Sissy Sullivan: I make you angry all the time and I don’t know why.
Brandon Sullivan: No. You trap me. You force me into a corner and you trap me. “I’ve got nowhere else to go.” I mean, what sort of fucking shit is that?
Sissy Sullivan: You’re my brother.
Brandon Sullivan: So what? I’m responsible for you?
Sissy Sullivan: Yes.
Brandon Sullivan: No, I’m not.
Sissy Sullivan: Yes you fucking are.
Brandon Sullivan: No. I didn’t give birth to you. I didn’t bring you into this world.
Sissy Sullivan: You’re my brother, I’m your sister. We’re family, we’re meant to look after each other.
Brandon Sullivan: You’re not looking after me; I’m looking after myself.
Sissy Sullivan: I’m trying. I’m trying to help you.
Brandon Sullivan: How are you helping me, huh? How are you helping me? How are you helping me? Huh? Look at me. How are you helping me? You come in here and you’re a weight on me. Do you understand me? You’re a burden. You’re just fucking dragging me down. How are you helping me? You can’t even clean up after yourself. Stop playing the victim.
Sissy Sullivan: I’m not playing the fucking victim. If I left, I would never hear from you again. Don’t you think that’s sad? Don’t you think that’s sad? You’re my brother.
While, for me, 2011 was not as a great a year in cinema as 2009 (many of the films I loved from that year I didn’t get to see until Jan of 2010, but still), I found myself loving more films this year than I did last year. In fact, you may notice that although I claim this is a list of fifteen films, it in fact contains sixteen films. There is one tie and I will explain my choice when I get to it. Last year before the year ended I managed to watch 53 new releases; this year I saw 57 (which is kind of pitifully low when you consider how many new-to-me films I saw this year; but that’s neither here nor there and you have to wait until tomorrow to read about that cinematic odyssey). I want to point out that my top five films have not changed since October, but the ten (eleven) that follow have been shifted and adjusted many, many times since then. Probably when I rewatch those films late on this list might still evolve some. I also want to mention that there were at least two films that I wanted to see before the end of the year that I was not able to see (The Girl With The Dragon Tattoo and The Adventures of Tintin: The Secret of the Unicorn); as always, there is no way to know whether those films would have even made the list had I seen them, but I wanted to point out that I’ve yet to see them so that comments of “where is ***?!” didn’t ensue. Okay, enough chatter, on to the list.
Michel Hazanavicius – The Artist
Michael Fassbender – Shame
Michelle Williams – My Week with Marilyn
Best Supporting Actor
Christopher Plummer – Beginners
Best Supporting Actress
Carey Mulligan – Shame
Best Breakthrough Performance
Jessica Chastain – Tree of Life, The Help, The Debt, Take Shelter
So many films on this list that I’ve yet to see, but definitely want to. Hopefully we’ll see a little bit of an overlap between these nominations and the Oscars. Mostly I’m thinking for Steve McQueen, Michael Fassbender and Carey Mulligan, though Shame‘s NC-17 rating may still be a hurdle the film’ll need to overcome stateside. I’d also like to see a Best Actor nomination for Gary Oldman. I still haven’t seen Tinker Tailor Soldier Spy, but boy is he overdue. He’s never even been nominated! That’s a travesty that must be remedied soon.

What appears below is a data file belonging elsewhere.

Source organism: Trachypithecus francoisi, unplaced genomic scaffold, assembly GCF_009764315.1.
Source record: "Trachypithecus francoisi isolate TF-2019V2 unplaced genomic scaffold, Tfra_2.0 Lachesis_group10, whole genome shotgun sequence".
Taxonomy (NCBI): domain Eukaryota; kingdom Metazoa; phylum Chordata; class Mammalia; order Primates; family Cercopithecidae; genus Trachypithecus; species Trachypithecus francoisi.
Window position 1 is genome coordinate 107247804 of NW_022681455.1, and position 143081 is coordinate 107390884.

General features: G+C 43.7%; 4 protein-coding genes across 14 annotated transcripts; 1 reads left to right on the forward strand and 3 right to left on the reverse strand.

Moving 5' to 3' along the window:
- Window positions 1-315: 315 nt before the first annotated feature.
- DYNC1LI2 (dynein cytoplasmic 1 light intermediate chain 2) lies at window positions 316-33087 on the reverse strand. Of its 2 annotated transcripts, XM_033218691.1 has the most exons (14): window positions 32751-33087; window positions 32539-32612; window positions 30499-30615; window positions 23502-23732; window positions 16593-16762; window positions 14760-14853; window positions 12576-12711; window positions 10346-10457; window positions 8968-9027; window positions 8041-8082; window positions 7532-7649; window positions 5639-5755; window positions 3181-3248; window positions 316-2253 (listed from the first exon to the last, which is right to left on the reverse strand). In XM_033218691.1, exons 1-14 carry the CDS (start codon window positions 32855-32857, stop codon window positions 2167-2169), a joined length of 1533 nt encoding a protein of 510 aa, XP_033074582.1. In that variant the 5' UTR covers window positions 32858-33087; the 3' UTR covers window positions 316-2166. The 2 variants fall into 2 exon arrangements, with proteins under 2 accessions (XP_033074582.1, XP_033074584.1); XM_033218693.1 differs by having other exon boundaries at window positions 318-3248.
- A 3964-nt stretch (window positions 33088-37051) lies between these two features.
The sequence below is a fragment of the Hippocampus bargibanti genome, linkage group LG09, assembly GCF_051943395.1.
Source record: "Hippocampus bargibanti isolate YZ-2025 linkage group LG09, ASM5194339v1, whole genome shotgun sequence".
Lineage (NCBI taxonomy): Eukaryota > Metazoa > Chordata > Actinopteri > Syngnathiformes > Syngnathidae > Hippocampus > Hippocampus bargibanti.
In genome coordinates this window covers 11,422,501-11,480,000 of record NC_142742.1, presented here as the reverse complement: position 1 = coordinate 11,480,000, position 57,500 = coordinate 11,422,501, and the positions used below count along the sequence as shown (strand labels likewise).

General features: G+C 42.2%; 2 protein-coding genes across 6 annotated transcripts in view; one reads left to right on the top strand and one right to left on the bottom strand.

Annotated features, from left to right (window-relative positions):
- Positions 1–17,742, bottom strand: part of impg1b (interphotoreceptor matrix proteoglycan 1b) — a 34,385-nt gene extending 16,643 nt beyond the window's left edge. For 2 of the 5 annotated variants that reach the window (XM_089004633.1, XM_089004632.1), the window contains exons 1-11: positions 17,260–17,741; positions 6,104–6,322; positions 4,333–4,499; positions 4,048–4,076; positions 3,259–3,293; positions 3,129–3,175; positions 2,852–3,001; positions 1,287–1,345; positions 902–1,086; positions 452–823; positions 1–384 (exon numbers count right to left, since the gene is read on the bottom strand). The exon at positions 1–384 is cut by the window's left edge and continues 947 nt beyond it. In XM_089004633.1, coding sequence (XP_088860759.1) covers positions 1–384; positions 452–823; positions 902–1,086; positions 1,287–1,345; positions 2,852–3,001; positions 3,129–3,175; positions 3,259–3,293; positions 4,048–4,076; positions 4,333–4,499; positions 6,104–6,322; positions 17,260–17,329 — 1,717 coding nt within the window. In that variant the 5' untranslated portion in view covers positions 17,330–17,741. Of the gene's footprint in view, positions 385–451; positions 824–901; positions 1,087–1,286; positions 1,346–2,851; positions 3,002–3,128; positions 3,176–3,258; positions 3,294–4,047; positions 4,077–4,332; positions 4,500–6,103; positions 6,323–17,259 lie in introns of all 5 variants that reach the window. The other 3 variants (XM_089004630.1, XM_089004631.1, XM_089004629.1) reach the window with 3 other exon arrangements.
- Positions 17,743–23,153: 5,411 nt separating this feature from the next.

The winners are decided by an independent jury comprised of people from within the British film industry. This year’s jury includes: Josh Appignanesi (Director / Writer), Lucy Bevan (Casting Director), Edith Bowman (Broadcaster), Mike Goodridge (Editor), Ed Hogg (Actor), Neil Lamont (Art Director), Mary McCartney (Photographer), Molly Nyman (Composer), Debs Paterson (Director / Writer), Tracey Seaward (Producer), Charles Steel (Producer), David Thewlis (Actor), Ruth Wilson (Actress) and Justine Wright (Editor). The winners be announced on December 4th. Full list of nominees after the cut.
This looks fantastic. I’m already really digging the mood and Fassbender and Mulligan seem to be firing on all cylinders.
You can watch the trailer here. Shame is set to open in the US on December 2nd.
Russian director Aleksander Sokurov’s “Faust,” a new take on The German legend about the quest for knowledge at all cost, won the Golden Lion prize at the Venice Film Festival on Saturday.
Dense and difficult to watch, “Faust” was nevertheless one of the critics’ top choices among the 23 in-competition films at Venice this year. It snapped up the top prize by the jury headed by Darren Aronofsky, whose “Black Swan” opened Venice last year.
The best actor award went to Michael Fassbender for his portrayal as a sex addict in Steve McQueen’s “Shame,” while the best actress award went to Deanie Yip, who plays an aging domestic servant opposite her master in Hong Kong director Ann Hui’s “A Simple Life.”
The Silver Lion prize for best director went to this year’s surprise entry at the Lido, Beijing-based Shangjun Cai for “People Mountain People Sea.” And the special jury prize went to the Italian-French production “Terraferma,” about the influx of migrants to a tiny Italian island, by Emanuele Crialese.
All contenders at the world’s oldest film festival were world premieres.
“Faust” tells the tale of a professor, played by Johannes Zeiler, who craves knowledge and sells his soul for the love of Margarete, played by Isolda Dychauk. The Mephistopheles character is played by Anton Adasinskiy.
The film marks the final chapter in Sokurov’s four-film look at the relationship between man and power that began with “Moloch” in 1999 about Hitler, “Taurus” a year later about Lenin and the 2005 film “The Sun” about Japanese Emperor Hirohito.